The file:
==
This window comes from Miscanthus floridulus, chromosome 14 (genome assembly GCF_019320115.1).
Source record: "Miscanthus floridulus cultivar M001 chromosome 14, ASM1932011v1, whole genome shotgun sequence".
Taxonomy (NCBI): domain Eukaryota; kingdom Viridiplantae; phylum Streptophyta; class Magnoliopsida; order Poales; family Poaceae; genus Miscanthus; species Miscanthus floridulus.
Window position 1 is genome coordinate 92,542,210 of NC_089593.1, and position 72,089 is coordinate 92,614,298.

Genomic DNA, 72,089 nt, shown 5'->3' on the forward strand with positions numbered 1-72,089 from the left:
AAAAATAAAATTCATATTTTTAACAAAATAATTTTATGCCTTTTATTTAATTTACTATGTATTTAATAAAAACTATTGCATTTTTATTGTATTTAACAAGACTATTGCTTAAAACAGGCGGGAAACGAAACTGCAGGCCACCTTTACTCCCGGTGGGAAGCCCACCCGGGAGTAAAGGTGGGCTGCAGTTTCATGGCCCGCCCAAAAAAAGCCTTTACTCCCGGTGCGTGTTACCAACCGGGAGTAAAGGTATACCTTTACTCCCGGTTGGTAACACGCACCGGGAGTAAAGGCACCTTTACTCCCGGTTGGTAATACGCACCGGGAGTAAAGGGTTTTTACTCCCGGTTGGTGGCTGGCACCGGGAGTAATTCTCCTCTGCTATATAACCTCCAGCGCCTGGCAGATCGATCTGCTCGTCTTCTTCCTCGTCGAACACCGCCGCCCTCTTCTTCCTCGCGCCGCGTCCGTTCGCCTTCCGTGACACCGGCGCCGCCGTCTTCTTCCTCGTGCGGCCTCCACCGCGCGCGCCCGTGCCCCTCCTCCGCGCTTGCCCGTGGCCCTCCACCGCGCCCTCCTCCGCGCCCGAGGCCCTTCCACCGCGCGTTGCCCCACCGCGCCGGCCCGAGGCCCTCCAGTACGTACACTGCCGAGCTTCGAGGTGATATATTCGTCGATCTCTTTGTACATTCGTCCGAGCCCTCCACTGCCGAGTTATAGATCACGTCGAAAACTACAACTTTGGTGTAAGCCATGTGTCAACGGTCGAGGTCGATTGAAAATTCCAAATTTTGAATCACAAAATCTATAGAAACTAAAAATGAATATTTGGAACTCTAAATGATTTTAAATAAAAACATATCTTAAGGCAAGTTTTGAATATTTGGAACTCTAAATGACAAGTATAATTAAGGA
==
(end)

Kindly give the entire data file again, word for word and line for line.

This window comes from Miscanthus floridulus, chromosome 14 (genome assembly GCF_019320115.1).
Source record: "Miscanthus floridulus cultivar M001 chromosome 14, ASM1932011v1, whole genome shotgun sequence".
Taxonomy (NCBI): domain Eukaryota; kingdom Viridiplantae; phylum Streptophyta; class Magnoliopsida; order Poales; family Poaceae; genus Miscanthus; species Miscanthus floridulus.
Window position 1 is genome coordinate 92,542,210 of NC_089593.1, and position 72,089 is coordinate 92,614,298.

Genomic DNA, 72,089 nt, shown 5'->3' on the forward strand with positions numbered 1-72,089 from the left:
AAAAATAAAATTCATATTTTTAACAAAATAATTTTATGCCTTTTATTTAATTTACTATGTATTTAATAAAAACTATTGCATTTTTATTGTATTTAACAAGACTATTGCTTAAAACAGGCGGGAAACGAAACTGCAGGCCACCTTTACTCCCGGTGGGAAGCCCACCCGGGAGTAAAGGTGGGCTGCAGTTTCATGGCCCGCCCAAAAAAAGCCTTTACTCCCGGTGCGTGTTACCAACCGGGAGTAAAGGTATACCTTTACTCCCGGTTGGTAACACGCACCGGGAGTAAAGGCACCTTTACTCCCGGTTGGTAATACGCACCGGGAGTAAAGGGTTTTTACTCCCGGTTGGTGGCTGGCACCGGGAGTAATTCTCCTCTGCTATATAACCTCCAGCGCCTGGCAGATCGATCTGCTCGTCTTCTTCCTCGTCGAACACCGCCGCCCTCTTCTTCCTCGCGCCGCGTCCGTTCGCCTTCCGTGACACCGGCGCCGCCGTCTTCTTCCTCGTGCGGCCTCCACCGCGCGCGCCCGTGCCCCTCCTCCGCGCTTGCCCGTGGCCCTCCACCGCGCCCTCCTCCGCGCCCGAGGCCCTTCCACCGCGCGTTGCCCCACCGCGCCGGCCCGAGGCCCTCCAGTACGTACACTGCCGAGCTTCGAGGTGATATATTCGTCGATCTCTTTGTACATTCGTCCGAGCCCTCCACTGCCGAGTTATAGATCACGTCGAAAACTACAACTTTGGTGTAAGCCATGTGTCAACGGTCGAGGTCGATTGAAAATTCCAAATTTTGAATCACAAAATCTATAGAAACTAAAAATGAATATTTGGAACTCTAAATGATTTTAAATAAAAACATATCTTAAGGCAAGTTTTGAATATTTGGAACTCTAAATGACAAGTATAATTAAGGA